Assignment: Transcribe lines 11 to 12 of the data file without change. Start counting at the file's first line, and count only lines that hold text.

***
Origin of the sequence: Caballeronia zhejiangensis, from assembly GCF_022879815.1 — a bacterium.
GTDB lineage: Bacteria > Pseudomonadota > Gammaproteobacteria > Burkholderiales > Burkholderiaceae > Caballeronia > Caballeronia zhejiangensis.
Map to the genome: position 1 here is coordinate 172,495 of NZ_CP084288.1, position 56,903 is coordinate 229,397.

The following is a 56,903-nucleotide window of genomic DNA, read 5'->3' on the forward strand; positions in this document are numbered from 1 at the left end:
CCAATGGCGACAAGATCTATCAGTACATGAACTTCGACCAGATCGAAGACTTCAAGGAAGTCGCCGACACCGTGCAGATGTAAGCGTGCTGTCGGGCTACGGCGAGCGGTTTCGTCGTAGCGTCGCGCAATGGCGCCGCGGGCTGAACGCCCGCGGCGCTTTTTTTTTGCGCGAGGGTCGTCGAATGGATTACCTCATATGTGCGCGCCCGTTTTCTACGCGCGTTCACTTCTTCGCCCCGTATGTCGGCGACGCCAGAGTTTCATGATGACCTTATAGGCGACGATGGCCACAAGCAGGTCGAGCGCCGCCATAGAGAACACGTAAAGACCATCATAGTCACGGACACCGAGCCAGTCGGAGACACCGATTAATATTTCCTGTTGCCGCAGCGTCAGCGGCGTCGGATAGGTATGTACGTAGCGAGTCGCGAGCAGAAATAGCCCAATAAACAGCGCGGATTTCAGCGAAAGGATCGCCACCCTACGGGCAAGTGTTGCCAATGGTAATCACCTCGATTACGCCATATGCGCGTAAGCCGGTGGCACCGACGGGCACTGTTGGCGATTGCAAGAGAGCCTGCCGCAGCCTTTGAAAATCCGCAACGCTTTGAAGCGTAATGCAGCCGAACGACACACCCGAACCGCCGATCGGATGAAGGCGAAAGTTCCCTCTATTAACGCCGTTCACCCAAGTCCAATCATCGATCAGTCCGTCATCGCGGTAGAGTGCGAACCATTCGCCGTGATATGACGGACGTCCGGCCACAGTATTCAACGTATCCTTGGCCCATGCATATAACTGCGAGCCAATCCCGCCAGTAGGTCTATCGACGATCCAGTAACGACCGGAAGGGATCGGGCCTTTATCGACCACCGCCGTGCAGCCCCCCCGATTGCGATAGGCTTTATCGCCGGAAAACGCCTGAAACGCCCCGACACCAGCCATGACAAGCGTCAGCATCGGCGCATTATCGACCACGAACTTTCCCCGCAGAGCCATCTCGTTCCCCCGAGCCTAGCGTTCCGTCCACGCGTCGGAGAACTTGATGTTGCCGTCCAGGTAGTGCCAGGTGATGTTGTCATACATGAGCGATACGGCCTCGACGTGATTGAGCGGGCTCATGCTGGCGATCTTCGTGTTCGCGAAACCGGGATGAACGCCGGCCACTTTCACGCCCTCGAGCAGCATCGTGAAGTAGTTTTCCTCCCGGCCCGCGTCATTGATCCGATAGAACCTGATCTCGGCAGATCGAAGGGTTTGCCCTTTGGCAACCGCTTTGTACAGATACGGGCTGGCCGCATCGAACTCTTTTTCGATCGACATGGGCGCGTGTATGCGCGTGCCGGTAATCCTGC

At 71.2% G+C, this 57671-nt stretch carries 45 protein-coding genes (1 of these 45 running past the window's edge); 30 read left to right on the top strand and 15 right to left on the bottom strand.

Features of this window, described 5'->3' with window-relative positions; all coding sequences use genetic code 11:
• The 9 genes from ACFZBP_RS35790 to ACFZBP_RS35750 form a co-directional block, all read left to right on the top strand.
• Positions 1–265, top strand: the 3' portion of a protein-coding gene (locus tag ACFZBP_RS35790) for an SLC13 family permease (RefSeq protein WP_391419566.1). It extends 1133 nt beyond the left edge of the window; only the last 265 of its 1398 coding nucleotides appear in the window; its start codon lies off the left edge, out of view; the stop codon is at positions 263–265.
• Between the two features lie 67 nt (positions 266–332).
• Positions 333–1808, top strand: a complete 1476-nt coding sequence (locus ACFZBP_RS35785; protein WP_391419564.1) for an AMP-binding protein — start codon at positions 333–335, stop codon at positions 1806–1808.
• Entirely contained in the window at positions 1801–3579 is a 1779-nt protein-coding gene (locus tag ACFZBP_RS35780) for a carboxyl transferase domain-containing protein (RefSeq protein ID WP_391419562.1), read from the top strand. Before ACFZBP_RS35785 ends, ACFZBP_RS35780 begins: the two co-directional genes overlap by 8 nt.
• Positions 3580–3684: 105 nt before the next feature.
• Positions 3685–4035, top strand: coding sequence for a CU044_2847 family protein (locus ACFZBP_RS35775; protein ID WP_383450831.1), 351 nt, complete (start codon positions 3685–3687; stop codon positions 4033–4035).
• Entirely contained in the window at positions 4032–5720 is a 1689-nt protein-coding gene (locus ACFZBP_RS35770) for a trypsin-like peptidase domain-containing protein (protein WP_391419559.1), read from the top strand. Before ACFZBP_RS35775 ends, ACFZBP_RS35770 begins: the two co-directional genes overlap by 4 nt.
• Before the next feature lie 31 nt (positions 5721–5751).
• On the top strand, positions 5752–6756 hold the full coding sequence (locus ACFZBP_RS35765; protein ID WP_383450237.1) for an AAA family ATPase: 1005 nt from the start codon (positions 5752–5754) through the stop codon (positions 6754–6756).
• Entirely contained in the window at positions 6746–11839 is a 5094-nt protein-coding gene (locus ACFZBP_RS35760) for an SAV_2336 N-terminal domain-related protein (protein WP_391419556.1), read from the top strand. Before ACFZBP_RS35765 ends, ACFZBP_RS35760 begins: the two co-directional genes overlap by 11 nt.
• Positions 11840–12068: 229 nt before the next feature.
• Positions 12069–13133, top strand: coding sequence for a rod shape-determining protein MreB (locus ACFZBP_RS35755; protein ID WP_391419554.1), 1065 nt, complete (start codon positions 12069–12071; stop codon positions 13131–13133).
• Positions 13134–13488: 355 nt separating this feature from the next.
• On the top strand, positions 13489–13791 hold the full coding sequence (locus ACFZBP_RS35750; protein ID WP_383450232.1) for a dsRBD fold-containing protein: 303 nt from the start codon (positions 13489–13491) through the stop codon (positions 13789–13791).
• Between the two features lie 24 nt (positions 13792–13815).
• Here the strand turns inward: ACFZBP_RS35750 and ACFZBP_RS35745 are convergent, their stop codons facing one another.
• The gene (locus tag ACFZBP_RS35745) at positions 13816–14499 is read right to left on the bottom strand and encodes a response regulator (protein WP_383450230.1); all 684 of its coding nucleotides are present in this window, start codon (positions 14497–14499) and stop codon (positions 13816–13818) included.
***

• Positions 333–1808, top strand: a complete 1476-nt coding sequence (locus ACFZBP_RS35785; protein WP_391419564.1) for an AMP-binding protein — start codon at positions 333–335, stop codon at positions 1806–1808.
• Entirely contained in the window at positions 1801–3579 is a 1779-nt protein-coding gene (locus tag ACFZBP_RS35780) for a carboxyl transferase domain-containing protein (RefSeq protein ID WP_391419562.1), read from the top strand. Before ACFZBP_RS35785 ends, ACFZBP_RS35780 begins: the two co-directional genes overlap by 8 nt.